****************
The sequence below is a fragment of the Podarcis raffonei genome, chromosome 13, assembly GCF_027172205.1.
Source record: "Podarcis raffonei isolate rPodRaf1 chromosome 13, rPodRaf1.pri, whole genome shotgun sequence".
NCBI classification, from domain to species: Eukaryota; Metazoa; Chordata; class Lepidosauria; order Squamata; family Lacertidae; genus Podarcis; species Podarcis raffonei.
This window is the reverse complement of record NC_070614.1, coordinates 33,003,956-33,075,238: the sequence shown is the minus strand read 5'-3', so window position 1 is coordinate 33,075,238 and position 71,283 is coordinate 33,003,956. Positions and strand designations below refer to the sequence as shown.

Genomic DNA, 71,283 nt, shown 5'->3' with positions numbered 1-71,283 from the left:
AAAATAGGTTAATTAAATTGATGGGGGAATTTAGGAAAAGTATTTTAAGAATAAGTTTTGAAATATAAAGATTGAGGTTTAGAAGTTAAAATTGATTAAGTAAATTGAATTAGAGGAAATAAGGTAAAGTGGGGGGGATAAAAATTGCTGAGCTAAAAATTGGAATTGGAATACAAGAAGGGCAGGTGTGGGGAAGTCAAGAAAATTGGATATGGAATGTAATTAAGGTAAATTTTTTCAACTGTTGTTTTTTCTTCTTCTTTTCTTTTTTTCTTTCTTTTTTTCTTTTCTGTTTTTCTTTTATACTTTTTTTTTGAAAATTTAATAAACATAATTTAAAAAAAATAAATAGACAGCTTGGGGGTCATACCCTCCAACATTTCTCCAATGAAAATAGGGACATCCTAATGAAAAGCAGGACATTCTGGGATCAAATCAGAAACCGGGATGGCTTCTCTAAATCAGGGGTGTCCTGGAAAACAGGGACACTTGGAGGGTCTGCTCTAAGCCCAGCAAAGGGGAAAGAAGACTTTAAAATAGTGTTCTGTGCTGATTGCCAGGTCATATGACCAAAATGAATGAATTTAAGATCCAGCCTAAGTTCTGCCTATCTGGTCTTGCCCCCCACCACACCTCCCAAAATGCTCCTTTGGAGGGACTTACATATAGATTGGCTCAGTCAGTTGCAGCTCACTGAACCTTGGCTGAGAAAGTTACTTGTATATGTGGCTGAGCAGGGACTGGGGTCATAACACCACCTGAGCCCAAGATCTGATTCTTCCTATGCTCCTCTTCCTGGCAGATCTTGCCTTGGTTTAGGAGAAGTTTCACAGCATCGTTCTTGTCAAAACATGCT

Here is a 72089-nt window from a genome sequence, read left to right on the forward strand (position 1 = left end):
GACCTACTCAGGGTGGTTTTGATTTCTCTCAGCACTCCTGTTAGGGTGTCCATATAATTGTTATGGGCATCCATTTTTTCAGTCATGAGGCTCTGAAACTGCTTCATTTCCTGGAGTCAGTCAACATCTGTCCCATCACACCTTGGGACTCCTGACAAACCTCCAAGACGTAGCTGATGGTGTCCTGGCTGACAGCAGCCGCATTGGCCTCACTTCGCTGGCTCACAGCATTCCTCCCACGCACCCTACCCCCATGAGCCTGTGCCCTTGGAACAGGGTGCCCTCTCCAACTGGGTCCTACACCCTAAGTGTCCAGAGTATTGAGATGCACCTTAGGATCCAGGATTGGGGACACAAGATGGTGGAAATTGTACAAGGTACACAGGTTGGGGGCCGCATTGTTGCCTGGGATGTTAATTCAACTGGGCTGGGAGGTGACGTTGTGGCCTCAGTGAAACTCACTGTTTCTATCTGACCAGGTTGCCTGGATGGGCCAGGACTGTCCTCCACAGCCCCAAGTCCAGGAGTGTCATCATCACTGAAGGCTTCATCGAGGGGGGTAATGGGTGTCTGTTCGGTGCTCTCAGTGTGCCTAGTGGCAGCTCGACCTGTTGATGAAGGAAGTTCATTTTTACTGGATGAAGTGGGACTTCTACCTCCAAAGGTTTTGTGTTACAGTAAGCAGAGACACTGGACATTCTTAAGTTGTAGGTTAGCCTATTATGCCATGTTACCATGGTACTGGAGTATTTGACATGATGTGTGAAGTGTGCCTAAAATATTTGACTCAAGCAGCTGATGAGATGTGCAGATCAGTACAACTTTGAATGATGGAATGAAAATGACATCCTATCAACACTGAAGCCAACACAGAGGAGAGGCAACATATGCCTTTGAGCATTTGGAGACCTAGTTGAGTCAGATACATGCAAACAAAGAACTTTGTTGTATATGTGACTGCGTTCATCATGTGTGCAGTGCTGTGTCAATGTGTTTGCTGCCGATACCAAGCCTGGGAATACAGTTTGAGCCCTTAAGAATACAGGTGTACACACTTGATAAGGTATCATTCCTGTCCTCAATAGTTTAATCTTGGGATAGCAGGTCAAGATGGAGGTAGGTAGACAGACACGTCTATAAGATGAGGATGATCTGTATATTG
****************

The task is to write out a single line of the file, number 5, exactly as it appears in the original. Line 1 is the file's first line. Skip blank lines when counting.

Genomic DNA, 71,283 nt, shown 5'->3' with positions numbered 1-71,283 from the left: